- Adaptation projects with no revenue stream at all, including disaster risk reduction
- Capacity building, including finance capacity
- Project readiness (to feed cash-ready projects into other funds)
- High-risk experimentation with new carbon instruments and similar innovations
These focussed funds would support and feed into a ‘blended finance’ architecture of mitigation funds, DFIs and MDBs.
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There is nothing to stop the necessary streamlining of the climate funds except a lack of political will. And if donors are concerned that rationalisation could mean a loss of profile, then other means for recognising contributions can easily be established. The problem is that there is no co-ordination function in the Paris finance space, no “finance director” that in normal circumstances would be able to root out these gross inefficiencies.
There is a concept in horticulture called “thinning out”. You first plant a row of seeds close together, building in a certain level of redundancy to ensure enough seeds actually germinate. If all the seedlings were then left to grow, however, they would crowd each other out and none would flourish. At a certain stage of growth, therefore, the seedlings are quite radically ‘thinned out,’ allowing a much smaller number of them to thrive. Counter-intuitively, perhaps, more food is produced as a result.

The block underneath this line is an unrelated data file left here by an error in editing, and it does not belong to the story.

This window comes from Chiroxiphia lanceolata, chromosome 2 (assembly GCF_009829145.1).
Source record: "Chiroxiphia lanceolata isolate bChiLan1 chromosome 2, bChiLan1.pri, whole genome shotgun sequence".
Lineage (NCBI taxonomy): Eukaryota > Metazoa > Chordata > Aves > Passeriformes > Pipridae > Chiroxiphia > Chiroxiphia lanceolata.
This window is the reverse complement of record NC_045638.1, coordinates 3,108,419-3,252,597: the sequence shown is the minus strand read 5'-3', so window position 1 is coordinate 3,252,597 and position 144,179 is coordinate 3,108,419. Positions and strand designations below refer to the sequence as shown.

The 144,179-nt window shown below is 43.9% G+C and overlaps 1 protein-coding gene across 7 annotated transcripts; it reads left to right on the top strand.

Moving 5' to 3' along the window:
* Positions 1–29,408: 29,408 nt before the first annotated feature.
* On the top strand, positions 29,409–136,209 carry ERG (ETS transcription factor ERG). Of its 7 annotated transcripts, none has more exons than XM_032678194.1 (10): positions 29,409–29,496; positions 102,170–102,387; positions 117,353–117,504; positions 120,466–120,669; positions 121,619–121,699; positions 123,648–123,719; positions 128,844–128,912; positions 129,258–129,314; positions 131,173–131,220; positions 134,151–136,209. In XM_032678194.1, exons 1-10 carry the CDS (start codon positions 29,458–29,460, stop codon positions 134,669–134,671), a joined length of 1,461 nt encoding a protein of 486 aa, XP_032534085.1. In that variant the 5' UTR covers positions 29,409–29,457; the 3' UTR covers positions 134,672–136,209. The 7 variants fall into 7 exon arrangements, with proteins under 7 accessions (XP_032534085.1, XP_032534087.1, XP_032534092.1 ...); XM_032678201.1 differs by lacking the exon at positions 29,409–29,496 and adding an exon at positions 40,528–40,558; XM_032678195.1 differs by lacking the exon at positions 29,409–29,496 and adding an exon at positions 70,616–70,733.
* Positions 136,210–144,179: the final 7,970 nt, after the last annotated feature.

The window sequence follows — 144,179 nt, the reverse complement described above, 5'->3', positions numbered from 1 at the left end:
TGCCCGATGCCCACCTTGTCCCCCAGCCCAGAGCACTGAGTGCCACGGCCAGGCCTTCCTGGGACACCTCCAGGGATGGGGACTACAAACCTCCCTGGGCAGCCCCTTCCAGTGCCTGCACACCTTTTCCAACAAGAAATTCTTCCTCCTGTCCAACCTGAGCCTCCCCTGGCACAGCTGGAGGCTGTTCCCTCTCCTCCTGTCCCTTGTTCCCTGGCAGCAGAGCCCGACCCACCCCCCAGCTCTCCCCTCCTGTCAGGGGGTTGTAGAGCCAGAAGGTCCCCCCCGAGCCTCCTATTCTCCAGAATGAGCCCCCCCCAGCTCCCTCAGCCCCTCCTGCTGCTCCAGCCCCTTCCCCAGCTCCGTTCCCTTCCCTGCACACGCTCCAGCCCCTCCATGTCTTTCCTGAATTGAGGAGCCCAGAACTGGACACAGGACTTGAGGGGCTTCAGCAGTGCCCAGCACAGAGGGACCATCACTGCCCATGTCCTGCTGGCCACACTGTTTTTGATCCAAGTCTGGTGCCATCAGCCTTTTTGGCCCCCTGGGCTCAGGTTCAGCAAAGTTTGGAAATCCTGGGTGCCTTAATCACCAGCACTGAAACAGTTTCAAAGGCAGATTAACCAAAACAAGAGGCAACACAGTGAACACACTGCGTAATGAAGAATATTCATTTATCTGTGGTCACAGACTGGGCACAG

We are talking about funds merging, not the money disappearing
To pursue this analogy – and to be clear – what we are talking about reducing here is not the amount of money in the climate funds system, but the petty differences in agendas and processes, and the weedy tendrils of bureaucracy that often clog the funds up. We are talking about funds merging, not their money disappearing.
The redundancies created by the random seeding of funds in the past may have seemed a kind of insurance policy. Someone, somewhere, could probably meet your particular need if you could only find them amidst all the clutter. Equally, it may in the past have seemed reasonable to donors to expect applicants to the climate funds to adapt their behaviour to the inefficiencies built into them. The applicants are after all the supplicants. There has even been a sense that these inefficiencies are somehow quaint, something that donors often joke about among themselves.
With the reality of the effects of climate change now stark, and the evidence everywhere that climate funds are not flowing as the badly need to, such attitudes are surely no longer acceptable – the failure of political will is not quaint but irresponsible. The seas rising may not be too much of a worry for the rich residents of Balboa Island, but it’s existential for many millions on islands and in low-lying areas elsewhere. If nothing is done, at best whole populations will have to abandon their homes, and at worst people will die.
Time to learn from nature and thin out the the gross inefficiencies in the climate funds. More money will assuredly flow as a result.